The Blog

A Genius Has Left the Building

At the age of 51,has retired from race riding and closed an umpteenth chapter in his remarkable life.

"Talent hits a target no one else can hit; Genius hits a target no one else can see."

- Arthur Schopenhauer

At the age of 51, Kieren Fallon has retired from race riding and closed an umpteenth chapter in his remarkable life.

Any film directors out there should take heed; the twisting, unpredictable and volatile plot of the brilliant jockey's career is something that every racing fan will remember forever. It's made for Hollywood.

Love him or loathe him, Fallon has provided moments in the sport, and indeed outside of it, that will be talked of for decades to come.

First, the bad.

The signs were there early. He was banned for six months in September 1994 for trying to pull fellow rider Stuart Webster off his horse at Beverley. You'd be forgiven for blaming such an incident on the petulance of youth, but controversy didn't exit the stage door as Fallon grew older; it followed him like a shadow.

In 1998, Fallon was awarded damages of £70,000 after the Sporting Life had claimed he had cheated when riding Top Cees. It was the first of three conspiracy charges that Fallon would face - and be cleared of.

Next up was the mysterious departure from his role as stable jockey to Sir Henry Cecil in 1999, with rumours ablaze about Fallon's alleged affair with the late trainer's wife. Confirmation of such events never arrived.

At Royal Ascot in 2000, the journey nearly ended. An horrific fall almost forced him into retirement, but he eventually returned six months later.

In 2004, he faced more allegations of corruption, this time from the News of the World. The hearing was dropped with no case to answer.

He was charged with corruption for a third time in July 2006, but was able to ride in Ireland and France despite facing a UK ban until his trial had ended. Regardless, Fallon managed to squeeze in a six months drugs ban in November 2006, handed down by French authorities. Their paths would cross again.

In 2007, he started his third corruption trial - at the Old Bailey - a day after winning the Arc de Triomphe on Dylan Thomas. Only in the life and verse of Kieren Fallon would that sequence seem perfectly normal.

Sensationally, he was cleared of all wrongdoing for a third time on 7th December 2007, again with no case to answer.

But, as the pattern goes, on the 8th December 2007 - the very next day, news broke of a second failed drugs test - again in France - and his subsequent 18-month ban was the straw that broke Ballydoyle's back; Fallon lost his job as retained rider for the most powerful stable in the world.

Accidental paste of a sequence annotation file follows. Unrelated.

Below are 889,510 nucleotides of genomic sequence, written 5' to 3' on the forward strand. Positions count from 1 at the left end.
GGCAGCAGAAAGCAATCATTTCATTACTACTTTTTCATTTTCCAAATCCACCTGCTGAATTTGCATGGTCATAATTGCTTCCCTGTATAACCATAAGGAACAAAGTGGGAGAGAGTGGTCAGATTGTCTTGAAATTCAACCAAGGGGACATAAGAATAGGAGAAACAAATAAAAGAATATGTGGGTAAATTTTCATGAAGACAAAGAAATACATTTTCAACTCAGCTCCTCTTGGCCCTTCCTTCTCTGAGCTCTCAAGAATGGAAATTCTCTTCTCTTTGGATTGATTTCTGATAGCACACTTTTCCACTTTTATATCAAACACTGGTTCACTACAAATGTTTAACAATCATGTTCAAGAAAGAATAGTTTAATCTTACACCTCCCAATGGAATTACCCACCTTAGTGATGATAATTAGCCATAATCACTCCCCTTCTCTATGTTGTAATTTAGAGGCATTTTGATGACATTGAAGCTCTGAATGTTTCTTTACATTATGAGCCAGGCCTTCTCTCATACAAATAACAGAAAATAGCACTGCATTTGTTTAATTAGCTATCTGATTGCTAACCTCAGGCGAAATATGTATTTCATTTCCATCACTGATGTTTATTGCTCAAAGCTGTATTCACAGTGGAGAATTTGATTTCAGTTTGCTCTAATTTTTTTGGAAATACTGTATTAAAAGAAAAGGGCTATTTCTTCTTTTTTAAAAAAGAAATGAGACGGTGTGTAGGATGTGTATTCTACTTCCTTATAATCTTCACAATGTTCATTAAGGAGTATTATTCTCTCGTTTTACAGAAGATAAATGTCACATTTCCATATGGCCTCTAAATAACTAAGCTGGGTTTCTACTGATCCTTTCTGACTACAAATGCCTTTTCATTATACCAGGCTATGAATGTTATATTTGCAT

Earlier this week, it was announced that Fallon has retired from the saddle due to profound depression. It's a sad bookmark in this scarcely-believable tale of woe; but we shouldn't dwell on the bad times.

Although it may be hard for some, understandably, we should try and remember the highlights - and there are plenty.

This was a jockey made of different ilk; this was a genius at work.

He developed a riding technique of his own; almost upright in a driving finish with an unmatched power. Fallon wasn't a brute though - he was a horseman.

With a guile and feel for the thoroughbred like no other, matched by impeccable timing and an iron nerve, he was virtually in a league of his own during those prime years.

There are hundreds of rides to pick out as illustrations of his exceptional ability. I'll focus on two lesser-mentioned efforts.

At the height of his powers in 2003, Fallon arrived at Santa Anita Park in California with a solitary ride. It was to be a winning one.

He always seemed happiest in America and at Epsom. America is where he had gone early in his career, and he often cited that spell as the catalyst for his brilliance in the saddle. He probably felt less pressure there too, away from the prying eyes back home. Epsom was where he excelled, winning seven classics.

On that particular roasting-hot day, Fallon produced a monumental ride to win the Breeders' Cup Filly & Mare Turf on Islington. He delivered his filly with perfect timing, and swooped to take victory in the final 100 yards under a power-packed finish.

Tom Durkin - the legendary race-caller, exclaimed Fallon's "rousing ride", and wrapped up his commentary with the nonchalant "Islington wins, no trouble at all!". Both rider and caller kept their calm on the world's biggest stage:

Fallon would return to America in 2004 and repeat the trick on the magnificent Ouija Board, but my focus will shift to 2006 and a race in which Fallon mastered the downfall of the brilliant race mare.

He rode Dylan Thomas in the Irish Champion Stakes, and it's surprising that his genius ride isn't revered more.

As his mount hits the front two furlongs from home, Fallon momentarily pauses his drive and, amazingly, allows the six-time Group 1 winner Ouija Board to take the lead.

He knew the mare all too well, and as she idled in front, the tough-as-teak Dylan Thomas rallied to the cause under a Fallon drive of consummate strength to win by a neck. It was an ice-cool piece of judgement in a red-hot race. It was the stuff of genius.

Ballydoyle trainer Aidan O'Brien remarked after the contest: "He never had to get really serious with Dylan Thomas and he seemed to allow Ouija Board join him and then head him, knowing that he had her covered."

Footage is difficult to locate, but you'll find it as the second race in this montage. Fallon actually rides Islington to third place in the first clip:

May we remember his brilliance on a horse, above all, when we recall the truly incredible story of Kieren Fallon.

Thanks for the memories - there have been a few.